President Obama appears to be on pace to find enough votes to save the Iran nuclear deal, but longtime Democratic pollster and strategist Pat Caddell says the party is at risk of an electoral disaster by propping up a deal the public hates and may well pave the way to a nuclear-armed Iran.
“If the question is that they have voted for something that the American people think is dire and ends up having dire consequences because the majority will of the Congress and the vast majority will of the country’s been ignored, I fear the Democrats will live with this issue of ‘they lost the Middle East.’ And that will be painful election after election,” Caddell said.
Caddell has been down this road before. He helped Jimmy Carter win the White House in 1976, but he watched helplessly as the Iranian hostage crisis buried Carter in 1980.
“We know in 1979-80 the Iran hostage situation, and the Democratic Party’s inability to solve that satisfactorily, hurt the Democratic Party,” he said. “We are now dealing with a situation where overwhelming majorities of Americans oppose this agreement that has been engineered by Secretary of State (John) Kerry and the president.”
The Secure America Now poll, for which Caddell serves as a principal, shows 65 percent of Americans oppose the deal when they learn some of the critical details. Other polls show lower opposition numbers, but every virtually survey finds the public wanting to reject the deal. Caddell said huge swaths of Democrats want the deal to die as well.
“Large majorities of Democrats look at a deal in which the side agreements on inspections, even without the knowledge Iran would be self-testing its violations, the questions about handing over $100-150 billion almost immediately for their nefarious activities; all of these things which the public opposes in 75-80 percent numbers,” he said.
He said the numbers would be even more lopsided if Obama and Kerry were honest about the terms of the deal.
“The American electorate has made the decision by well over two-to-one that the president and John Kerry are not being honest with the facts. They’re only telling the American people what they think might convince them. This is a real departure. Either the Democratic Party is the party of democracy or not. I think senators are going to find themselves not only in trouble in general elections, I think they’ll have troubles in primaries,” said Caddell, who firmly believes voters will remember their elected officials defying the vast majority of their constituents on a critical issue.
“You cannot go fly in the teeth of what is now overwhelming opposition, registering in almost every survey of well over 60 percent of the people, show utter contempt for the constitutional processes by going to the U.N. first and then think it’s not going to have an impact,” he said.
Listen to the WND/Radio America interview with Pat Caddell:
As of Wednesday, the resolution to reject the Iran deal appeared to be on course for passage in the House and majority support in the Senate. However, it’s looking less likely that opponents will find the two-thirds majority needed to override a promised Obama veto. In fact, only two Senate Democrats are publicly splitting with the president thus far. Opponents will need at least four more Democrats just to fend off a filibuster.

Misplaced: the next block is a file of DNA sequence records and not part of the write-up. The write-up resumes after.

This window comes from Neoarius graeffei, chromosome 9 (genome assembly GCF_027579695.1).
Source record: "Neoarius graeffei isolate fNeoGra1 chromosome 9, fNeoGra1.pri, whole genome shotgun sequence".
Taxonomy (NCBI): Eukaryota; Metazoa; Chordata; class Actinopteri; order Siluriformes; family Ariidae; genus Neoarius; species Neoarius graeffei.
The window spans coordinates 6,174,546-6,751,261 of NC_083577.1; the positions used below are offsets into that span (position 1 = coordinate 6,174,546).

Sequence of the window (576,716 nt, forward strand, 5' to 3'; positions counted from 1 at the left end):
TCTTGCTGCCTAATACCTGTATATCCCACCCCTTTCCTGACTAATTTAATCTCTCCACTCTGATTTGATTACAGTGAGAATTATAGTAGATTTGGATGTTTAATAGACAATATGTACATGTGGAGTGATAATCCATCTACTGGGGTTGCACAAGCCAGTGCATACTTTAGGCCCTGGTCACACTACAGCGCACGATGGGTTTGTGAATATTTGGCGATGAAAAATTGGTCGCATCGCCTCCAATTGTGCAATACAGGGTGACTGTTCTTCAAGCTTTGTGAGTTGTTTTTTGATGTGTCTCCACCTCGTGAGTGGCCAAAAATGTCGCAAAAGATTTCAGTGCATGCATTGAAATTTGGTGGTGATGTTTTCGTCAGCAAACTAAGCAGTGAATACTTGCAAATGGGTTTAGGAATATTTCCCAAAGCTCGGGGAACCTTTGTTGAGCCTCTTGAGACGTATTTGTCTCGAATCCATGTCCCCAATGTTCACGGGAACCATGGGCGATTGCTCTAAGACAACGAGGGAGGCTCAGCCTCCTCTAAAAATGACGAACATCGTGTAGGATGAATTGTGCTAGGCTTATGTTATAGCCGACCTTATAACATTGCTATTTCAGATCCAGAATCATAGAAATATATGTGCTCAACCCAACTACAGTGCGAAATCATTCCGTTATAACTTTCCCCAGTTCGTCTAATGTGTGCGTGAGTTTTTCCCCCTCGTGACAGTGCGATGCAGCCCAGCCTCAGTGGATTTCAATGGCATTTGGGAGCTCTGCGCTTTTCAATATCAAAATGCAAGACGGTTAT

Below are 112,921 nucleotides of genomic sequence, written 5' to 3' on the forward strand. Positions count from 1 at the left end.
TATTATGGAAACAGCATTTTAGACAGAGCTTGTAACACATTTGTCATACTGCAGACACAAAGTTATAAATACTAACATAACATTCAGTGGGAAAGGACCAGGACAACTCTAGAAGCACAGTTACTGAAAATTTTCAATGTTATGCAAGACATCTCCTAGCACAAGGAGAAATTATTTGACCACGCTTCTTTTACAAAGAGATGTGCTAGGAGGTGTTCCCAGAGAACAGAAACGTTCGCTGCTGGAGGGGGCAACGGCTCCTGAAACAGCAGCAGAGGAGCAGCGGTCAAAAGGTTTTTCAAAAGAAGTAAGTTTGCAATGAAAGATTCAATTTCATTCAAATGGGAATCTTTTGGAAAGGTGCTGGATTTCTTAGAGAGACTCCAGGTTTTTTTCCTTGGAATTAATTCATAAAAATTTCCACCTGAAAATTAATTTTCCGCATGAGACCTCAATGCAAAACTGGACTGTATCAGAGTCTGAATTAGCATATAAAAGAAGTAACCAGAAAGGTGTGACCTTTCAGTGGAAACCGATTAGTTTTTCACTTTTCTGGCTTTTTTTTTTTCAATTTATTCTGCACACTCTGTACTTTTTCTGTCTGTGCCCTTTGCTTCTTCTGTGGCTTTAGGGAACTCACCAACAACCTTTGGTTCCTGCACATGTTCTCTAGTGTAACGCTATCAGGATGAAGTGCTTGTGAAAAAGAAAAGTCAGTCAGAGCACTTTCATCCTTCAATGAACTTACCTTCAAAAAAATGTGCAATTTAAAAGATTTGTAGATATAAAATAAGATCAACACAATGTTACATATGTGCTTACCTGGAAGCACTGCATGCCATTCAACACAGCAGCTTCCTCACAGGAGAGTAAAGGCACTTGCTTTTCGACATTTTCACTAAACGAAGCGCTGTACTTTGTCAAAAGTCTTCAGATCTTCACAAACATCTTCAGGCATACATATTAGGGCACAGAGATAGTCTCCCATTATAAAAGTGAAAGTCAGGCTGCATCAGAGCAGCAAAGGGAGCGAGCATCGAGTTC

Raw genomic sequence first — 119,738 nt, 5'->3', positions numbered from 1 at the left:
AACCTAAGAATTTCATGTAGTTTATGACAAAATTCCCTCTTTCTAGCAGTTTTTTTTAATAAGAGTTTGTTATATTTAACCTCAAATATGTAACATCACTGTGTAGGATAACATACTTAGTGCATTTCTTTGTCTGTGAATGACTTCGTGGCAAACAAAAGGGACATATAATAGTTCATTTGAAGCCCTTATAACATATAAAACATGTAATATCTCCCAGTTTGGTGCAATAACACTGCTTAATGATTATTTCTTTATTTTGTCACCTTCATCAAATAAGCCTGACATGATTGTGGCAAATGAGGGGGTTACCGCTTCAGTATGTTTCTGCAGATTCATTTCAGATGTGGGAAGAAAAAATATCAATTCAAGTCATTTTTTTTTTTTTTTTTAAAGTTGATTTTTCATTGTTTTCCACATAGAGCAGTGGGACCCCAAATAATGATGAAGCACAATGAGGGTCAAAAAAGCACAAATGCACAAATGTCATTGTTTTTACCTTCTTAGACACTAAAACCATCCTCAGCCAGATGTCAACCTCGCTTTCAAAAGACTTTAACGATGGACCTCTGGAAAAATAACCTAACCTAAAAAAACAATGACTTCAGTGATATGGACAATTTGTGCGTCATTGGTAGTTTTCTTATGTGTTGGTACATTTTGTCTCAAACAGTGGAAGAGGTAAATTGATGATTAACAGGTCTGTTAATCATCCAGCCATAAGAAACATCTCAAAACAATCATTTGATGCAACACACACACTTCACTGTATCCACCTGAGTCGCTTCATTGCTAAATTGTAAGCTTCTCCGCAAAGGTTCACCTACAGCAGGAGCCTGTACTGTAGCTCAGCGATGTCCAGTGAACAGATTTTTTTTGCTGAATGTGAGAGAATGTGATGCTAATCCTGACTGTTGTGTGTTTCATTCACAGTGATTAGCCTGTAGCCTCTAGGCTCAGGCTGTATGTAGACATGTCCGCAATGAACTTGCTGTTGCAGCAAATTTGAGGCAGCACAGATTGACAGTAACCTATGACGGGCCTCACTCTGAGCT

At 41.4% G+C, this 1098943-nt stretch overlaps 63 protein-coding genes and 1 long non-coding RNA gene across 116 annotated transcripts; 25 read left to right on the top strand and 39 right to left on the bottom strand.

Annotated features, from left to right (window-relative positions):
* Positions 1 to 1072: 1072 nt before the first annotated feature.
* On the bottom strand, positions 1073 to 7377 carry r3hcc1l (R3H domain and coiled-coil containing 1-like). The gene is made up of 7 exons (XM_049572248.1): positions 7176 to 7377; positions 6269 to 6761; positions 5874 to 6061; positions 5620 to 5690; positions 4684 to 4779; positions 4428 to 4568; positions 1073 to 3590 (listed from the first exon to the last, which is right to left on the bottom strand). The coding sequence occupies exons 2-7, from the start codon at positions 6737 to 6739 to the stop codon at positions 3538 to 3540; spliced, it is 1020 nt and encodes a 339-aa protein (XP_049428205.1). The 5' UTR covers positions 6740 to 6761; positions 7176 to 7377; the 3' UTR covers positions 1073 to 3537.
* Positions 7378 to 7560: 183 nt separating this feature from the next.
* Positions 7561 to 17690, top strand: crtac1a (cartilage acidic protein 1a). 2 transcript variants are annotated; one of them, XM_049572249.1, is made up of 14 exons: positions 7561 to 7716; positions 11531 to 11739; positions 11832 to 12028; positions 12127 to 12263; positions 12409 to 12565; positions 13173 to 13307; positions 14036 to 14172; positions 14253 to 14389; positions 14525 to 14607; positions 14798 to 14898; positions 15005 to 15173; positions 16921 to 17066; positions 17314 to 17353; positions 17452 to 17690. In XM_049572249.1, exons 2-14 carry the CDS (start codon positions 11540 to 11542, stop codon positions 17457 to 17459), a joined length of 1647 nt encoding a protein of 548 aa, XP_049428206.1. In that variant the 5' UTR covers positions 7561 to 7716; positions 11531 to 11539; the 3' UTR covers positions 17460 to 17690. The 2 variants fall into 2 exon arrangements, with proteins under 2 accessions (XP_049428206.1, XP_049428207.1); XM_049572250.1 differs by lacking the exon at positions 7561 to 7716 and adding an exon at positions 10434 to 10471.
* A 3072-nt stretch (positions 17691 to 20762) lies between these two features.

A successful filibuster would mean Obama never has to veto the bill, but Caddell thinks enough “no” votes will materialize.
“I don’t think the filibuster’s going to succeed. I think the Democrats who are out, many of them are really against this deal,” he said, noting the debate has been overshadowed in the media by the political success of Donald Trump and the legal woes of Hillary Clinton.
“As it becomes front and center as a national security issue and as a question of America’s long-term security, I think that the thing will pass,” Caddell said. “I do not understand at this point how Democratic senators and congressmen can say they are going to vote for something which the vast majority of Americans oppose, including a goodly percentage of their party.”
In addition to the danger of being portrayed as soft on national security for generations to come, Caddell said voters are turned off by politicians who simply march to the White House beat.
“The American people see a Democratic Party [that] puts what the president wants over the interests of the nation,” he said.
Caddell said that’s an especially bad policy for Democrats to follow with this president.
“President Obama’s handling of national security is very poorly received, and in reality, frankly has been a frightening disaster, whether it’s Russia to the Middle East to Iran to ISIS or whatever,” Caddell said.
“This Democratic Party needs to measure whether they are going to be viewed as a party that cannot be trusted with national security. If so, that is something that will tip the political balance of this country,” he added.
But Caddell was not done slamming Obama, saying the current occupant of the Oval Office is besmirching a party that once embraced a robust approach to national security.
“Barack Obama has taken this party and jerked it so far away from its roots as being a party that speaks for the people,” Caddell said.
He said Democrats are sprinting to the political fringe in the Obama era in ways that would have never happened before.
“Just look at the parties now that are talking about getting rid of the Jefferson-Jackson Day dinners that traditionally for 100 years honored the founders of the Democratic Party because they’re no longer in style for these people,” Caddell said.
“This attempt to drag the Democratic Party into becoming, instead of the voice of the common people, the voice of entitled elites, is unacceptable to me and many Democrats,” he concluded.